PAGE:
In every single year, automotive technology moves forward at an exponential rate further blurring the lines of what we thought previously impossible. For the most part, many tech ‘breakthroughs’ usually leave us disappointed, by never becoming a reality, or even worse being finally made available in a watered-down format.
As the world learned last year, you will one day be able to buy a 250mph EV, and if you really want, a Chevrolet with no driver controls at all. But as the automotive world moves into 2019, it, as always, brings with it the promise of new technology emerging at a never before seen rate of advancement.
This advancement is backed up by a report from CB Insights who claim 2019 will see huge advances in automotive tech in all areas from advanced vehicle communications, to the way we build and buy cars, or if we should even own them at all.
Here, we run through what we think you could see coming to automotive tech in the next twelve months, along with a few things you may have to wait a little longer for.
Alternatives to car ownership will continue to grow
You may not be aware, but a large number of cars sit unused for 95% of any single day. This statistic has given rise to an ever-growing number of companies offering Mobility as a Service solutions (MaaS), ranging from car-sharing, car subscriptions amongst a wide array of transportation options.
The report by CB Insights says the use of MaaS subscriptions will increase in 2019 as “a viable alternative to personal vehicle ownership.”
Alternatives to car ownership will continue to grow
The main benefit of any MaaS service is that its users can use a vehicle more often while avoiding high ownership costs including insurance, road tax, and essential maintenance.
Carmaker Volkswagen started its own all-electric car sharing service in Berlin in 2018 following rivals BMW, Ford and Renault, who have launched their own similar services in various cities around the world in recent years.
And it's not just cars
And don’t think that MaaS services is limited to cars either. As it includes a variety of other modes of transportation from scooters and bikes to ride-hailing apps all attempting to provide cheap and effective ways for us to get around without owning a personal vehicle.
In 2018, this market sector has seen massive investment with Uber buying part of electric scooter and bike company Lime. With the likes of Ford following suit buying scooter-sharing platform Spin late last year.
Drivers will continue to switch to EVs in greater numbers
In the last twelve months, electric vehicle (EV) sales have grown to new record numbers across the globe. This is down to carmakers viewing the electrification of their model ranges as a higher priority than previously seen.
In the UK, we are firmly lagging behind with EV adoption with only 8% of cars sold (as of September 2018) running on pure or assisted electric power.
Market share of EVs will grow steadily
With Governments around the world deploying further incentives for EV adoption, the report predicts that the market share for EVs will continue to grow steadily in 2019 with entry prices falling.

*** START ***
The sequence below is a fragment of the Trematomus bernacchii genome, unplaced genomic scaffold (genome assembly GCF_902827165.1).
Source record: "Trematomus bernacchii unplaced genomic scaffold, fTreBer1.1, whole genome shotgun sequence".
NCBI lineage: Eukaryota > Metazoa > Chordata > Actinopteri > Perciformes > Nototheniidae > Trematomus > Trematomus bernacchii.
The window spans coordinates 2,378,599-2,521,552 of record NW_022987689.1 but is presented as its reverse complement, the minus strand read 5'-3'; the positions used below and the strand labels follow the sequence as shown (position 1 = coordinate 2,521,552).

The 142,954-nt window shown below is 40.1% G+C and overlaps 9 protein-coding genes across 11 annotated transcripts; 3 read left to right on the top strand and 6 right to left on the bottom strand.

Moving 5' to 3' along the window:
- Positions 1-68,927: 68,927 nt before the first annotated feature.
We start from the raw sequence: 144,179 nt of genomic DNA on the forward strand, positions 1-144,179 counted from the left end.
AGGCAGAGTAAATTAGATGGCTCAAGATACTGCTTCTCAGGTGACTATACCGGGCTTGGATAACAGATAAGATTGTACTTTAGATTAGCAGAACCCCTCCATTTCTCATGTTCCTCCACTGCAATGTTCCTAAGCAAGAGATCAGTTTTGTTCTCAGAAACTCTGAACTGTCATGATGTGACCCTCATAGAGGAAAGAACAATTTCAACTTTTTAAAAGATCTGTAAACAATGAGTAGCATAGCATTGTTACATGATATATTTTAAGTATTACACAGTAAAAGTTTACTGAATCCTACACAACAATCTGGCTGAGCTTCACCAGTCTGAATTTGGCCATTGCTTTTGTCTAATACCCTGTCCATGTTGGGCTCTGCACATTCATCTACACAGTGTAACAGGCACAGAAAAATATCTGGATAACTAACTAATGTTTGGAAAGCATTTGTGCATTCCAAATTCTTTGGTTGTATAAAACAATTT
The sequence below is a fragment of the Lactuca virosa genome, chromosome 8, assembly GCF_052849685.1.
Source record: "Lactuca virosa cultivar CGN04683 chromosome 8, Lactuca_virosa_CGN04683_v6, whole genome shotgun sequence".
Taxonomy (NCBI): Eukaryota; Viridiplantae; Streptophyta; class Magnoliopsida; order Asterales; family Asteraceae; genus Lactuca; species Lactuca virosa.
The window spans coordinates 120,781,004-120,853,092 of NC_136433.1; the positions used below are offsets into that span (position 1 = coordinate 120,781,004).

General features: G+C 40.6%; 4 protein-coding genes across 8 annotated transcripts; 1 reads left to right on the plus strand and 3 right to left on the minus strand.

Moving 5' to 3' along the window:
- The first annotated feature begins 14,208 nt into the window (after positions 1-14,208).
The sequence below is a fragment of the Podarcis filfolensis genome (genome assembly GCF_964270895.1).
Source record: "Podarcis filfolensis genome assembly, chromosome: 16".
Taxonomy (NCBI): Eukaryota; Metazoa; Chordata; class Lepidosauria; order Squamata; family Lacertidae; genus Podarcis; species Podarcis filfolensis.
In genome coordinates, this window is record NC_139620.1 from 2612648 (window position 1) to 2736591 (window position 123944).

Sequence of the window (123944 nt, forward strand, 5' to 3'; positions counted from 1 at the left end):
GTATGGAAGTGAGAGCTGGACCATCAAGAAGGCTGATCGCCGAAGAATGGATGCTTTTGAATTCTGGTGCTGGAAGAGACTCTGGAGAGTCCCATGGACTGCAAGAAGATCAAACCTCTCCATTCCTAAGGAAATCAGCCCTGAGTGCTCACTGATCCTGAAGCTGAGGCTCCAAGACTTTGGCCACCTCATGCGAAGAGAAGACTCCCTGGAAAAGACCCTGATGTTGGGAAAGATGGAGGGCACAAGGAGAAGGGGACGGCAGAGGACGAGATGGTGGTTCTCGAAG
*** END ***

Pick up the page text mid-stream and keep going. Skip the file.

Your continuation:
Carmakers such as Volkswagen and Jaguar are investing billions of dollars in the pursuit of EVs with models such as the Jaguar I-pace and VW E-Up! already arriving on the market in 2018 as the first models of a vast array of upcoming electric powered vehicles.
Electric cars should get cheaper
One major stumbling block for any potential EV buyer has always been the price hike over a similarly powered internal combustion powered car. Among the many things that add to this cost is the R&D tech investment in such things as electric motor development, and the expensive lithium-ion batteries powering them.
Since 2015, the cost of producing EVs has more than halved according to the report. Predicting that in 2019, this cost will fall further with EV batteries becoming cheaper to produce. The knock on effect giving us lower-priced EVs in the very near future.
Connected cars or telematics as its also known has become more common in automotive via the black boxes deployed by many insurance companies worldwide. These offer live data about how and when we drive and even allow parcels to be delivered to your parked Volvo.
With advancements in-car connectivity, it’s now possible to track an entire fleet in real-time. Proving invaluable for fleet operators such as rental car firms, providing them with real-time data of where their cars are, and more importantly how they are being driven.
Connected cars bring more data
According to CB Insights, in the coming year, we will see further investment in this technology by both carmakers and tech firms alike.
One of the main reasons carmakers are investing in connected cars is the wealth of data that it provides. BMW, Hyundai and Volvo all view connectivity as an integral part of their models in the future, aiming to have 100% of all new cars connected in the near future utilising the collected data for both insurance and maintenance purposes.
Advances in driver assistance
Unless you’ve been living under a rock, fully autonomous cars are still science fiction rather than something you can actually buy. Until this self-driving future arrives, carmakers are focusing on what they can do to advance driver assistance systems to help reduce driver error.